In 30 years, more than half of the world's population will suffer the consequences of a badly injured nature. An extensive study has modeled what different ecosystems and biological processes offer humans today and what they can give them in 2050. For various reasons, most anthropogenic, natural processes such as crop pollination or water renewal will reduce their contribution to human well-being The worst part will be taken by regions that today have more natural capital, such as Africa and much of Asia.
The authors of the research determined the natural contribution of the various ecosystems to three key processes for humans: pollination by insects and birds, the regeneration of water by removing excess nitrogen from livestock and agriculture or agriculture. protection that various natural barriers give on the coastline. "Nature offers much more to humans, in a previous work we propose 18 large families of natural contributions, but there is no data for all of them and for the entire planet, "says researcher Ikerbasque in the Basque Center for Climate Change (BC3) and co-author of the study, Unai Pascual, to explain the choice of these three contributions.
They overlapped those data with those of the current population and that planned in 2050 at the local level. The model also included the various factors that are most deteriorating nature, such as changes in land use in the form of deforestation and agricultural progress, accelerated urbanization or climate change. Finally, they applied their model to three possible scenarios: one in which societies will continue to be based on the use of fossil fuels as now, another emerging that they called regional rivalry and a third party starring sustainability.
The job, published in Science, concludes that, in the worst case scenario, up to 4,450 million people could have problems with water quality due to the inability of different ecosystems to regenerate it. In addition, almost 5,000 million humans will have to endure a significant decline in crop yields due to poor pollination.
The growing population of Central Africa and Southeast Asia will be the most affected
The worst results do not occur in the scenario where oil (and CO emissions2) are the basis of the system, but in the new regional rivalry. "It is in a block generation scenario, where international trade is regionalized, something we are already seeing with Brexit or Trump," says Pascual, who is also co-chair of the IPBES Nature Values Assessment report (Intergovernmental Platform on Biodiversity and Ecosystem Services). In this panorama of nationalization of globalization, the increase in population will intensify the pressure on the resources that nature can offer in many regions of the planet.
Only a commitment to a sustainable trajectory could reduce the number of people affected by the deterioration of ecosystems between three and ten times. However, regardless of the scenario that occurs within 30 years, some 500 million inhabitants of the coastal areas will have a greater risk of coastal erosion or flooding.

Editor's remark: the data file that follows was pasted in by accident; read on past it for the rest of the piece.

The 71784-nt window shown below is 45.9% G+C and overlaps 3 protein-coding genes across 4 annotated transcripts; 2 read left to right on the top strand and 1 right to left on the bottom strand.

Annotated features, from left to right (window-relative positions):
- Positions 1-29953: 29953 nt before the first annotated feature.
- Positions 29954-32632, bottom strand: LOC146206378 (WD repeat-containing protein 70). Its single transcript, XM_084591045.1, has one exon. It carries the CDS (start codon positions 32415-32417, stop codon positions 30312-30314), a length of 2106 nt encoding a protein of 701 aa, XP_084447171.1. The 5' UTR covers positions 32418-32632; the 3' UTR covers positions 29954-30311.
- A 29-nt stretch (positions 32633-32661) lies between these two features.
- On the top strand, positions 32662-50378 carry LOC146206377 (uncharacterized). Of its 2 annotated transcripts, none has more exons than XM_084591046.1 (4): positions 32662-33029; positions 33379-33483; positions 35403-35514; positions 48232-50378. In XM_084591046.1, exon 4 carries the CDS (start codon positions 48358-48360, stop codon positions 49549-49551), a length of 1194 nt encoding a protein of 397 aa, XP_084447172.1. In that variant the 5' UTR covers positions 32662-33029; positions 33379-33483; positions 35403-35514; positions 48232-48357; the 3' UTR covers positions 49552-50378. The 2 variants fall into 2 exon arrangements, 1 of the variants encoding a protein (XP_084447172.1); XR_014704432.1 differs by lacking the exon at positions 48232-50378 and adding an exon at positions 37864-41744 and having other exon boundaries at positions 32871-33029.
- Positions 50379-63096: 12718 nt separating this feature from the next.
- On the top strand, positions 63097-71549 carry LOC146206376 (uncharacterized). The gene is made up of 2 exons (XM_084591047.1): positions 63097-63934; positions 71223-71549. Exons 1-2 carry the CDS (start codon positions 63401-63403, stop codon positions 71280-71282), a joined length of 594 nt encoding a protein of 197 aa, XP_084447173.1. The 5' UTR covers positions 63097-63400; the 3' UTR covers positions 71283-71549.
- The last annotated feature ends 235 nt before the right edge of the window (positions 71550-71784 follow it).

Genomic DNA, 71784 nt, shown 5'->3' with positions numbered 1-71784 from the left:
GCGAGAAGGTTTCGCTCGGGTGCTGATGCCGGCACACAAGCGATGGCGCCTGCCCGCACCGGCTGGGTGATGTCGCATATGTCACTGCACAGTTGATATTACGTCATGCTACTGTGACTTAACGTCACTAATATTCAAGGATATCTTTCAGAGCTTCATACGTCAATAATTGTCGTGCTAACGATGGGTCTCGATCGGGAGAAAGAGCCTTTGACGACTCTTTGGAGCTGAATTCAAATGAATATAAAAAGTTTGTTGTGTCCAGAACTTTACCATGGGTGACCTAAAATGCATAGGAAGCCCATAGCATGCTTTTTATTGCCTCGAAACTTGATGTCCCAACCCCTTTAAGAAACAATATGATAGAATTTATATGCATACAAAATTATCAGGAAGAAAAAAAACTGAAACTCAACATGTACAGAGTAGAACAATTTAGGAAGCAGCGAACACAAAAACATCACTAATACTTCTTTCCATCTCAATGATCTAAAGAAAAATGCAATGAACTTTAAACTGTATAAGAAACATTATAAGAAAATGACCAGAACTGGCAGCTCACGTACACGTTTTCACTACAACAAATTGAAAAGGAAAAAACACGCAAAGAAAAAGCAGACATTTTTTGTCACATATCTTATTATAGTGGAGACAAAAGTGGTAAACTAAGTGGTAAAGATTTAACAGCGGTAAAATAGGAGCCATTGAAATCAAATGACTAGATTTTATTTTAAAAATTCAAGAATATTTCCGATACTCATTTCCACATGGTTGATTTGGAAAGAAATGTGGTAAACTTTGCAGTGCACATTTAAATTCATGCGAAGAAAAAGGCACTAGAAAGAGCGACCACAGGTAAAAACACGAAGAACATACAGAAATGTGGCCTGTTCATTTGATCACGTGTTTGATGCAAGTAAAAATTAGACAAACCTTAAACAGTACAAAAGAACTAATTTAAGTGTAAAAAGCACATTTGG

The work, which has resulted in a powerful visual tool of the Natural Capital Project, lets know who will lose the most. Up to 2.5 billion people in East and South Asia and another 1,100 in Africa will suffer a reduction in the quality of their water. Coastal risks will be concentrated in southern and northern Asia. Meanwhile, the biggest problems with natural pollination will have them again in Southeast Asia and Africa, but also in Europe and Latin America. In both regions the affected people could approach 900 million.
"Developing countries, which were already socially and economically disadvantaged, had the supposed advantages of greater natural capital, but this is where it degrades most rapidly," says Pascual.
Technology does not seem to be the solution since "it does not fulfill all the functions that nature fulfills"
Although technology has been supplying a growing number of services that nature previously provided, this time may not be the answer. "If we refer to technologies such as those that completely replace the contributions of nature, such as manual pollination of crops they do in China, or water treatment plants to remove nitrogen, or the development of solid structures to protect the costs, I do not think they are a solution, "explains in an email the researcher of the National Autonomous University of Mexico (UNAM), Patricia Balvanera, not related to the study.
Specializing in the interrelationship between biodiversity and human well-being, Balvanera explains: "They are not solutions, on the one hand, because they do not fulfill all the functions that nature fulfills. Having vegetation along the rivers or the edges of the lakes does not It only contributes to the retention of nitrogen, but also contributes to the infiltration of water, to pumping water into the atmosphere, as well as being a suitable place for recreation, the same with mangroves, reefs, seagrasses. coastal protection, but they are the nurseries of fish and therefore contribute to the regulation of fisheries. "
The concentration of the greatest losses of natural capital in the poorest areas revealed by the study also makes the technological commitment unfeasible. This is what the Mexican researcher argues: "It is unrealistic that Madagascar can invest in expensive constructions for coastal protection. It is not realistic that India could put hundreds or thousands of water treatment plants. Nor is it realistic that China compensates for all pollination. with manual work. "
More realistic seems to conserve biodiversity where it offers the most. And, as the Natural Capital Project scientist and co-author of the Becky Chaplin-Kramer study says, "we have the information we need to avoid the worst scenarios that our models project and move towards a fair and sustainable future."
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